MIAMI — Two convicted sex offenders forced to live under a causeway bridge are challenging a Miami law that prohibits them from living within 2,500 feet of places where children gather.
The two men — 22-year-old Bryan Exile and 31-year-old Elliott Bloom — are represented by the American Civil Liberties Union in the lawsuit filed Wednesday. The ACLU contends that the Miami-Dade County ordinance conflicts with a state law setting a 1,000-foot distance limit.
The lawsuit argues that Miami-Dade's ordinance has forced about 70 sex offenders to live under the bridge because they can't find anywhere else to live. Many others are homeless or have absconded, according to the ACLU.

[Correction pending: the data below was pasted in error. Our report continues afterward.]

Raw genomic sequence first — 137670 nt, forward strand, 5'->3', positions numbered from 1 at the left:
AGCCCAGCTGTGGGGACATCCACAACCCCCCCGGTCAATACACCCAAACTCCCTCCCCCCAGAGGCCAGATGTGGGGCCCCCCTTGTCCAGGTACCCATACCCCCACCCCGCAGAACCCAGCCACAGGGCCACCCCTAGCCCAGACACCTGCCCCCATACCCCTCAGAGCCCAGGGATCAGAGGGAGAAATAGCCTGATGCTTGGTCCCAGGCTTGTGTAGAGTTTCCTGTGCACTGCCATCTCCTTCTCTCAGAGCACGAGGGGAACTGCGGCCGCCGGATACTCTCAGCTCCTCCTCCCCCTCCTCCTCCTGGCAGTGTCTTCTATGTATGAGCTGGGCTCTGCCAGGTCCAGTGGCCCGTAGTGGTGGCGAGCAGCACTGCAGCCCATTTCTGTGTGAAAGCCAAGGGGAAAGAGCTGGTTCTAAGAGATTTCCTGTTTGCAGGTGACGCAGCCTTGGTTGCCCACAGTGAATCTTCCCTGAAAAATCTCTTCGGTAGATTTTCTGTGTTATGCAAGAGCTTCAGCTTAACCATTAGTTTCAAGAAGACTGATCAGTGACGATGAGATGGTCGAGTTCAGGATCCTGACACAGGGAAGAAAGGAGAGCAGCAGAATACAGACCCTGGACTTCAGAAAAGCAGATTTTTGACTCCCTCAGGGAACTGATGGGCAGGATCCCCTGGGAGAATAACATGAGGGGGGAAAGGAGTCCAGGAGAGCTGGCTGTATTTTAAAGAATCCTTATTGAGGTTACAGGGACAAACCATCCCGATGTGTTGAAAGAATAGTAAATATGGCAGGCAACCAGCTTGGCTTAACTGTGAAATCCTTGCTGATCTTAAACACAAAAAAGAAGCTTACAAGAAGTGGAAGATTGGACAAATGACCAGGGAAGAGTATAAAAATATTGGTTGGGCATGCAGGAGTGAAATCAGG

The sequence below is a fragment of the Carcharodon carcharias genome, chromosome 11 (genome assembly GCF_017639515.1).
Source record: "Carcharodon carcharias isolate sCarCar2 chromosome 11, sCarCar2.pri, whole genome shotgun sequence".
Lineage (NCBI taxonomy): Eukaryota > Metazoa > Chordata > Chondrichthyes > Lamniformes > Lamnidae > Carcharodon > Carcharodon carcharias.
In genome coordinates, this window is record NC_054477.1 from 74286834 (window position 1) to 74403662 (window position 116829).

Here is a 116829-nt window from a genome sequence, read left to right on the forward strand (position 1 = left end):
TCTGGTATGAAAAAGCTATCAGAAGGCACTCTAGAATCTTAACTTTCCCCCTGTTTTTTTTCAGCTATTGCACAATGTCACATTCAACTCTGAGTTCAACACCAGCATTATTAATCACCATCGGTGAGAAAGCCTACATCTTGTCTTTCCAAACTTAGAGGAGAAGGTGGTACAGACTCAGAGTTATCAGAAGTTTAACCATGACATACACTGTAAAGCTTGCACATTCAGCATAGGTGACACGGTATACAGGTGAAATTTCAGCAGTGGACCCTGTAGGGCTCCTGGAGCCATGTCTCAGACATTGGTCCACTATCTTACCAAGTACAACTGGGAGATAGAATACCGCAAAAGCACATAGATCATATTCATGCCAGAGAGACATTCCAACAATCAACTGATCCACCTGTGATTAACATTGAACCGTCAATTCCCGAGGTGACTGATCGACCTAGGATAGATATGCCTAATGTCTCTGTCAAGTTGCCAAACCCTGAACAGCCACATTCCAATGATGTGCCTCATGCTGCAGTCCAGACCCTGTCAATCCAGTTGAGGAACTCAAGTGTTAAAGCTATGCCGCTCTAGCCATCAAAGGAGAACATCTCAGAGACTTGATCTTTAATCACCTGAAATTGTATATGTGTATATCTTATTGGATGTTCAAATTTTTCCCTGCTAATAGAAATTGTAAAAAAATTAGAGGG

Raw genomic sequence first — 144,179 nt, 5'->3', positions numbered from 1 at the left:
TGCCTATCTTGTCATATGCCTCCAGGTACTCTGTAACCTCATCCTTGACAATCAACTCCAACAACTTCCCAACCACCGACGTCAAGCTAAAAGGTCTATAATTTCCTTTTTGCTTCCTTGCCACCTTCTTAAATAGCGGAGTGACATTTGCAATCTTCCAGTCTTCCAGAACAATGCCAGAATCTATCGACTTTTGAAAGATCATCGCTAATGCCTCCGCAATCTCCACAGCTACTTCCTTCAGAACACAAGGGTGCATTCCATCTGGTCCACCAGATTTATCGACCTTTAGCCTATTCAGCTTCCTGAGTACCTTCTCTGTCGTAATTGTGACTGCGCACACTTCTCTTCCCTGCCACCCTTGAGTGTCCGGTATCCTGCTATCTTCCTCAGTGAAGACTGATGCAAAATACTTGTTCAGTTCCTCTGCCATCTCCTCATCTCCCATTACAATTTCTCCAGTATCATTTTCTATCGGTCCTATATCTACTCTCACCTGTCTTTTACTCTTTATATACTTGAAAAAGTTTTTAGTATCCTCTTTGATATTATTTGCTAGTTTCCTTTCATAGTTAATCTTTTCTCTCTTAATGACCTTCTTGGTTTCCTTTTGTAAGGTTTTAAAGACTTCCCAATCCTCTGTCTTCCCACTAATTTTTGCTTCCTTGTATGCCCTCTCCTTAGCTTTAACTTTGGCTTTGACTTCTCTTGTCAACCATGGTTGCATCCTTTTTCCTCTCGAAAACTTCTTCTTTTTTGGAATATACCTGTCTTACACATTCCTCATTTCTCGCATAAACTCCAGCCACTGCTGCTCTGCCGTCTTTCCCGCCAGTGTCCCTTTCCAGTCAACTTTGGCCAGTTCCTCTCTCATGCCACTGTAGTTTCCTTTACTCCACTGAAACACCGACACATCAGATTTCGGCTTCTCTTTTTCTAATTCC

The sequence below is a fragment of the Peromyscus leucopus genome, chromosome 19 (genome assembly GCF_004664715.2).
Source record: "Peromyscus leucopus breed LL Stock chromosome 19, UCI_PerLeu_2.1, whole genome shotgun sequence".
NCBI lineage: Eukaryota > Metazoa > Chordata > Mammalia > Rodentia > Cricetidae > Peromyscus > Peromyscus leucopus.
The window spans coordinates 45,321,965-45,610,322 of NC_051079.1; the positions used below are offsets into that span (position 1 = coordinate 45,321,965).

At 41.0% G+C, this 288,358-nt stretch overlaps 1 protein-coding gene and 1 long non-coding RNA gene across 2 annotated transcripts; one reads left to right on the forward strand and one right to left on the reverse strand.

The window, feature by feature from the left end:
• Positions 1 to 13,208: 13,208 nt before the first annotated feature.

Last year, Tampa City Attorney David Smith advised the Tampa City Council not to enact a similarly restrictive ban of 2,500 feet, and the council agreed.
Smith, who has since gone into private practice, said he feared a lawsuit at the time because "such a restriction was tantamount to banishment from the city."
"I was concerned that it was cruel and unusual punishment with the potential for a challenge," he said.
Smith based his advice on opinions of law enforcement officers.
"Again and again, they told us: Don't drive sexual offenders underground. Let them live in the city under our scrutiny and with our assistance," he said.
Current Tampa City Attorney Chip Fletcher said he was not aware of "anything like the Miami ACLU lawsuit that would challenge where sex offenders live in Tampa."
"There are some nontraditional addresses like on a boat," said Fletcher, "but our primary focus is on monitoring sexual offenders and keeping up with where they are, not on forcing them outside because of distance restrictions."